I'm in the biggest weight class in the Olympics for the women -- I'm the 165 pounder. I'm the shorter fighter, so I have to make sure my legs are in shape. The advantage for me against the taller girls is that I'm very slick, I'm very fast and I punch harder than them. Also, my footwork and foot speed allow me to get to them on the inside when they're moving and running.
I'm always underweight. I think the biggest I ever got in my career was 171. Right now I'm 163 pounds, and I fight at 165. I'm always under. I've never really had to cut weight.
I do eat a lot. But you know, man, some days my body is working so hard that I'm not even hungry; I just want to go to sleep and rest. You need rest more than food. But once I get up, I do eat a lot.
Floyd Mayweather is my favorite fighter of this era. You don't see Floyd respond to everybody; he sticks to his game plan. Everyone wants him to get into the ring and brawl, but he's smart -- he hits people and he don't get hit. Then when he gets out of the ring after 36 minutes of rounds, he still looks fresh -- I love it.
For a long time, I thought my nose was pretty big. I'd get hit in my nose and I'd think, "This nose is huge!" But now I think I'm very beautiful, even though my lips are big too, but whatever, I don't care. My dad and my sister have a big nose too. I'm fine with it.
Yeah, of course I think I'm a little crazy. I think I'm a little crazy because some people are terrified to get into the ring and box, but I'm always excited [laughs]. I'm always like, "Let's go! I'm ready to fight!" I'm excited to fight anybody and everybody. When you get into the ring to fight somebody, this is not normal stuff. It's not normal. It's like every day I walk around in my life and I'm always ready for a fight. If somebody is like, "Hey, I think I can beat you," I'm like, "Throw on the gloves!" That's a little craziness that I have in me. But otherwise I think I'm pretty cool.
Some girls will be so scared that they won't even look into my face; they'll look at the ground. You can just sense energy. Some girls will just be super, super nervous. Some girls will be tough. If they are mugging me, I just start laughing, "Man, I'm about to mess this girl up."
I fight everyone like they are the world champion. I always feel like I'm the underdog, and that's what makes me fight harder.
The first time getting into the ring was when I was 11 and I sparred against a guy. I just remember he hit me in my nose and my eyes got watery. You're like, "What the heck was that?" That's insane. I wasn't used to getting hit in my face. To me, it's just not normal.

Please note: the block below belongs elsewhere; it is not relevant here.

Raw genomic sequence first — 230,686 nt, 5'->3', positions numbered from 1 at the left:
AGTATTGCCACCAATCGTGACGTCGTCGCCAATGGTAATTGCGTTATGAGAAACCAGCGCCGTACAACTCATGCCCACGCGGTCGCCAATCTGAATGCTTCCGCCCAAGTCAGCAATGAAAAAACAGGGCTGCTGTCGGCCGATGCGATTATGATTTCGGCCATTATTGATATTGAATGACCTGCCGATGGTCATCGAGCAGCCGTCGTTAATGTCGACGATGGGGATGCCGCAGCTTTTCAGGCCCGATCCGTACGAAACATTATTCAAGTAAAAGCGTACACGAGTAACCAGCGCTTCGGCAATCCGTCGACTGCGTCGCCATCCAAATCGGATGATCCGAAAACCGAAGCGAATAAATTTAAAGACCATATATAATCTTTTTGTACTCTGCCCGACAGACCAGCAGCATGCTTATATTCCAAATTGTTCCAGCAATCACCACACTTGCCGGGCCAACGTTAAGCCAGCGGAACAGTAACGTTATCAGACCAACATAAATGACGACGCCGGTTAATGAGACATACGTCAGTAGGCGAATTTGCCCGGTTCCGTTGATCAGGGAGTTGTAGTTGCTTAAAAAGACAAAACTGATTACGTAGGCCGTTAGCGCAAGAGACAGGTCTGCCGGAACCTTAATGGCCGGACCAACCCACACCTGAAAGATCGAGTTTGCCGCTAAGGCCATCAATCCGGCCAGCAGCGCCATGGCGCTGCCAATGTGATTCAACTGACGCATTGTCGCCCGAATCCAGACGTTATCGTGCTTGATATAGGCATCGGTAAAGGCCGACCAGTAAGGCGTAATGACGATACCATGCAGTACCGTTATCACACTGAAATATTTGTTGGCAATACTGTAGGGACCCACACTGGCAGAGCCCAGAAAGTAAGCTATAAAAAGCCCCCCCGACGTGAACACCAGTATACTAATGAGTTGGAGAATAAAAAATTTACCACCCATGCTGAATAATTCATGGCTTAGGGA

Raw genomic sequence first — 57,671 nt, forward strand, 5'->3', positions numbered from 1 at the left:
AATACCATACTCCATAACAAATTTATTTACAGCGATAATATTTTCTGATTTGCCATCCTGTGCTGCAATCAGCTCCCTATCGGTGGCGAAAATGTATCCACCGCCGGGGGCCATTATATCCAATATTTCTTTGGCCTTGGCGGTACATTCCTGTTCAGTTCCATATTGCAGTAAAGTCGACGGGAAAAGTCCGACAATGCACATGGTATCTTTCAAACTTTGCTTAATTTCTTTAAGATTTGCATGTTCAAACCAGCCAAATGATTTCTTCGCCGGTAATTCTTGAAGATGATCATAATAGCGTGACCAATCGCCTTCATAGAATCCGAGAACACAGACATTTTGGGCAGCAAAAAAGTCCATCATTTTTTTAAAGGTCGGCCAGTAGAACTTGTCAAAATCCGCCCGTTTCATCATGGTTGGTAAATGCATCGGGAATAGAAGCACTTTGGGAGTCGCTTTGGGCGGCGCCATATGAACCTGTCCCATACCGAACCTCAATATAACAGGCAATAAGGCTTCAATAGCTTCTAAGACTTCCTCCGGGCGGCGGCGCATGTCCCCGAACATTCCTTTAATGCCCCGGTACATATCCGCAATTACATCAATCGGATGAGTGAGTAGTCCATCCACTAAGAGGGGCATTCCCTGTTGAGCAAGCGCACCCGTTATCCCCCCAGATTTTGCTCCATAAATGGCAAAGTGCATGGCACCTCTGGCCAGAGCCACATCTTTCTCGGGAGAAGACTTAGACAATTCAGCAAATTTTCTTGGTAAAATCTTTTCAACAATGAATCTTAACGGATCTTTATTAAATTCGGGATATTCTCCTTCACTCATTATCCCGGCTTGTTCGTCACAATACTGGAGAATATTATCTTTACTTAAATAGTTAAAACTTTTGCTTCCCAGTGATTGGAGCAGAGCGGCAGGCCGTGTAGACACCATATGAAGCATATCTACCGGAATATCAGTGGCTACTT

Oh, I won that. That was my first sparring match. I had been boxing for six months and I beat him up. My first time ever getting into the ring, I won. I didn't know how good I was.
I think at the age of 15, I knew that I was capable of winning an Olympic gold medal. I knew I had it in the bag then; it was just a matter of time.
Some reporters told me that I broke the limits of women's boxing. Nobody goes in there and is super aggressive ... nobody goes in there and tries to kill their opponent -- it's always pretty boxing going on, somebody who just wants to win the match. But I go in there to seek and destroy and to win. I feel like I broke barriers doing that, and I made a new definition of women's boxing. I feel like I use beautiful combinations and I remind them of old fighters. I feel like I'm a young Sugar Ray Robinson sometimes. I think I'm a mixture of him and Joe Louis when I fight.
When I'm getting ready to go to the ring, you can just look at me and tell that I've been through a lot. You can just see the pain in my eyes, and you can see that I'm about to release it once I get inside the ring. When I have my friends record me walking to the ring, I'm looking like, "Who the heck is that girl?" I look totally different. I even feel like I'm taller and stronger and bigger, like I'm 6-1, 180 pounds.
I want to be a boxing icon, not just for women but for boxing period. To be honest, I want to go down in history as the best women's fighter who ever lived. Right now when you look up who the best women's fighter is you get Laila Ali, Ann Wolfe, Lucia Rijker, Christy Martin. And I feel like I'm a different breed. They are all great fighters, but I'm different, especially skill-wise. I think boxing has changed and I've changed with boxing. When you look at film of them and then you look at film of me, I want you to be able to say, "Yeah, Claressa was the better fighter. She was the best fighter ever."
Fighting is something God wants me to do. I'm built the way that I am -- with my shape and my figure, with my muscles - because God blessed me with that, and I'm grateful for it. He wants me to be a boxer and to be a fighter.